For some time at Grand Meadows we have been concerned about the widespread issue of over-feeding of horse supplements. It’s done with all good intentions ….combine greater nutritional knowledge with an ever expanding and, frankly, overwhelming supply of different horse supplements available in the marketplace.
Even if you are relatively conservative with supplements you might still be feeding ingredient(s) that, perhaps together with a fortified grain product, could be potentially harmful by upsetting mineral ratios for example. At the very least people are often wasting money. This sentiment may be surprising coming from a horse supplement manufacturer but our core principle is the health of your horse not shoving as many products as possible at you. I can remember on numerous occasions advising customers not to feed one of our supplements for one reason or another, which is normally met with a certain amount of surprise. At the other end of the scale I hear of other, high profile horse supplement manufacturers constantly pushing additional products on top of any other supplements the customer might be feeding. One manufacturer, which claims an all in one complete nutrition product, will happily promote the idea of feeding multiple additional formulas in addition to their “all-in-one” product under what can only be described as a relentless effort to glean as much money as they possibly can from their customers without any concern as to the cumulative effect of so many additional ingredients.
In most cases we find that these risky or wasted nutrient levels occur from the various ingredients that act as agents to make the core ingredients in a product work. As an example – Biotin which is universally used in hoof supplements. In order for Biotin to be utilized efficiently in the body it needs to be accompanied by Methionine, which is a sulfur bearing amino acid. You will see Methionine in many products – joint supplements, vitamin/mineral supplements to name just a couple. There is not necessarily a toxicity concern with any amino acids however we see time and time again Methionine being included in the grain and possibly 2 or 3 other supplements and certainly providing more than the horse can utilize and therefore wasting money.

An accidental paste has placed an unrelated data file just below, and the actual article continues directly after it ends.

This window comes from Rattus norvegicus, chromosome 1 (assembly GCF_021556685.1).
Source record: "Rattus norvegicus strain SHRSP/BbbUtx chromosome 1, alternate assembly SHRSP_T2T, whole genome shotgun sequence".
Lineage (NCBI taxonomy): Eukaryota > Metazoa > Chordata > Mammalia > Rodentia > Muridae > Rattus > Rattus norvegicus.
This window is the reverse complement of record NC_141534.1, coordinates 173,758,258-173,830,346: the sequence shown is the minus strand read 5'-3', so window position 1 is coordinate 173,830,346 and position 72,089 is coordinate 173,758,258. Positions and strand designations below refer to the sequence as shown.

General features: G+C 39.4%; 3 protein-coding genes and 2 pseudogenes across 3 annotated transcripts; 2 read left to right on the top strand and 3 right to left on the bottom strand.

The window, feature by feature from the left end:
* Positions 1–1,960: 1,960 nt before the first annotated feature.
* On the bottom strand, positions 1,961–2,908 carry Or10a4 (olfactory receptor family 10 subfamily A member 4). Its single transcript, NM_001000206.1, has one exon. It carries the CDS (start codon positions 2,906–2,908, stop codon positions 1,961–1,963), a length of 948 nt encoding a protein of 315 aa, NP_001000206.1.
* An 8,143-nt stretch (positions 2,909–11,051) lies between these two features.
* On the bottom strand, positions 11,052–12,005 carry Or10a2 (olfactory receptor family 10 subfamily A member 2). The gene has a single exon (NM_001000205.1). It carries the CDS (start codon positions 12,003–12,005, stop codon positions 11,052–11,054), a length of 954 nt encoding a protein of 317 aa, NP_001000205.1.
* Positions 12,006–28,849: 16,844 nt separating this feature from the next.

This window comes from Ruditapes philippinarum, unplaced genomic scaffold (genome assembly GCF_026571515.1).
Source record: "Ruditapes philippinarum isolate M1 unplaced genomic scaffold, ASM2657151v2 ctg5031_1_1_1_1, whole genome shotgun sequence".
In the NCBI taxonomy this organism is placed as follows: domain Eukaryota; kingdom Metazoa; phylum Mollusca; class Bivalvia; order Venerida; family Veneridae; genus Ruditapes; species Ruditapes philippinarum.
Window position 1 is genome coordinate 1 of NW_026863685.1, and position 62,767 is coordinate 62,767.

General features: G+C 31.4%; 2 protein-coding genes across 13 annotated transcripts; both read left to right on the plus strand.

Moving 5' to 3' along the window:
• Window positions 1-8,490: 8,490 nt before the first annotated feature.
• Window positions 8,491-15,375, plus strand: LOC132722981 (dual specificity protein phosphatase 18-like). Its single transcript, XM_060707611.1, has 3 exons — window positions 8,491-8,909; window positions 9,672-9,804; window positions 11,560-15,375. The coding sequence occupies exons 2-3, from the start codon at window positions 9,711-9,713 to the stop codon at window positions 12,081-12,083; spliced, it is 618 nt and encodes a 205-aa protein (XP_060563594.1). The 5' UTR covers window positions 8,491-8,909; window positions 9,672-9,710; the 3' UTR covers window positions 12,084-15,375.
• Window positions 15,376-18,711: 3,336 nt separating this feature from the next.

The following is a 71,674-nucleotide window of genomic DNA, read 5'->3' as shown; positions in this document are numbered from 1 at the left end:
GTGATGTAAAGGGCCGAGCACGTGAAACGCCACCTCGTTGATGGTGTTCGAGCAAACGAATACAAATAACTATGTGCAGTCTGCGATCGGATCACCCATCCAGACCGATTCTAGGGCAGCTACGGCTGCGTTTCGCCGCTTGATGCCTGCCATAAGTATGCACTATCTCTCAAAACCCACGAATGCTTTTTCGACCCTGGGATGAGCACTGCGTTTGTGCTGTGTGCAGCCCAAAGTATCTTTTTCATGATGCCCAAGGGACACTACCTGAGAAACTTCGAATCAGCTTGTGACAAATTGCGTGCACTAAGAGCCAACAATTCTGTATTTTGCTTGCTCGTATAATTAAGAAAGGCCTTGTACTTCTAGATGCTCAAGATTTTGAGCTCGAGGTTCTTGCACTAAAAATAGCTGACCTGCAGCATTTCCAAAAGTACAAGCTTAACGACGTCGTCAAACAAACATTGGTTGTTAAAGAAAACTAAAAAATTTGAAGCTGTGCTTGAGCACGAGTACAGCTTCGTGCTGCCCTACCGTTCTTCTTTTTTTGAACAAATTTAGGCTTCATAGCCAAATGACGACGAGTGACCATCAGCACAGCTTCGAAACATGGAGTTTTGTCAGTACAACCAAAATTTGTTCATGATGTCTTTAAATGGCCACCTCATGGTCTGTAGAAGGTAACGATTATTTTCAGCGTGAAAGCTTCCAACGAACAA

So the key takeaway is if you are feeding multiple supplements that were not necessarily formulated to be fed together you have a strong likelihood of over- supplementation. Complicating matters even further are the variables of your horse’s weight, activity level, breed, age and the largely incomprehensible feed labels. To find out how to read your feed label go back to our “Why Feed a Supplement in the First Place “blog.
Two Main Areas of Concern in Horse Supplements
The two main areas of concern in horse supplements are fat-soluble vitamins and minerals. Water soluble vitamins, if fed in excess, will simply be excreted the downside of those simply being wasting money on excessive levels but fat-soluble vitamins are stored in the liver. These comprise Vitamins are A, D, E and K.
Vitamin A – A safe upper level for prolonged feeding of Vitamin A in horse supplements is 16,000 IU per kg of total diet an amount at which storage in the liver will take place without saturation. Very few mature horses will show clinical signs of excessive Vitamin A intake until reaching 100 times the upper safe amount. Overfeeding of Vitamin A can cause bone fragility, abnormal bone growth, scaly skin, poor hair coat and decreased blood clotting. All know cases of Vitamin A toxicity have been caused by over supplementing.
The most common vitamin toxicity is found with Vitamin D. A safe upper level for prolonged feeding of Vitamin D in horse supplements is 2,2000 IU per kg of total diet. Amounts of Vitamin D substantially over this figure (10 times) will not cause toxicity for the first 45=60 days. Signs of Vitamin D toxicity include higher blood phosphorous concentration, weight loss, lower feed intake, stiffness and a lower activity level. Ultimately the symptoms will become more acute with the horse lying down for extended periods and experiencing seizures.
Vitamin E has not been found in studies to be toxic when fed at high levels but may prevent the absorption of other fat-soluble vitamins. Levels of 4500IU have been fed to high performance horses in the past with no apparent ill-effects, although there is no scientific evidence to support the need for levels this high.
Vitamin K is available in 3 forms K1, K2 and K3. The most common form available commercially in horse supplements is K3, as it is usually in a water soluble form and thus does not represent a risk. Vitamin K can also be injected intramuscularly or intravenously and an injection measuring as little as 2mg per kg of body weight can cause acute renal failure and death.
As this is rather a dry topic, to say the least, I will reserve my comments on minerals and the various potential hazards for another blog.
To get an idea of how bad mineral toxicity can be many of you may remember back in 2009 when 21 polo ponies died as a result of a mistake by a compounding pharmacy where excessive levels of selenium were fed in a “cocktail” of selenium, potassium, B-12 and magnesium. https://blogs.scientificamerican.com/news-blog/mystery-solved-polo-ponies-probably-2009-04-30/
It is not my intention to scare people in this piece but I do strongly believe that, while there are scarce examples of chronic over-feeding of horse supplements resulting in major health problems, it is important to examine carefully the cumulative totals of what you are feeding, if nothing else to avoid wasting money.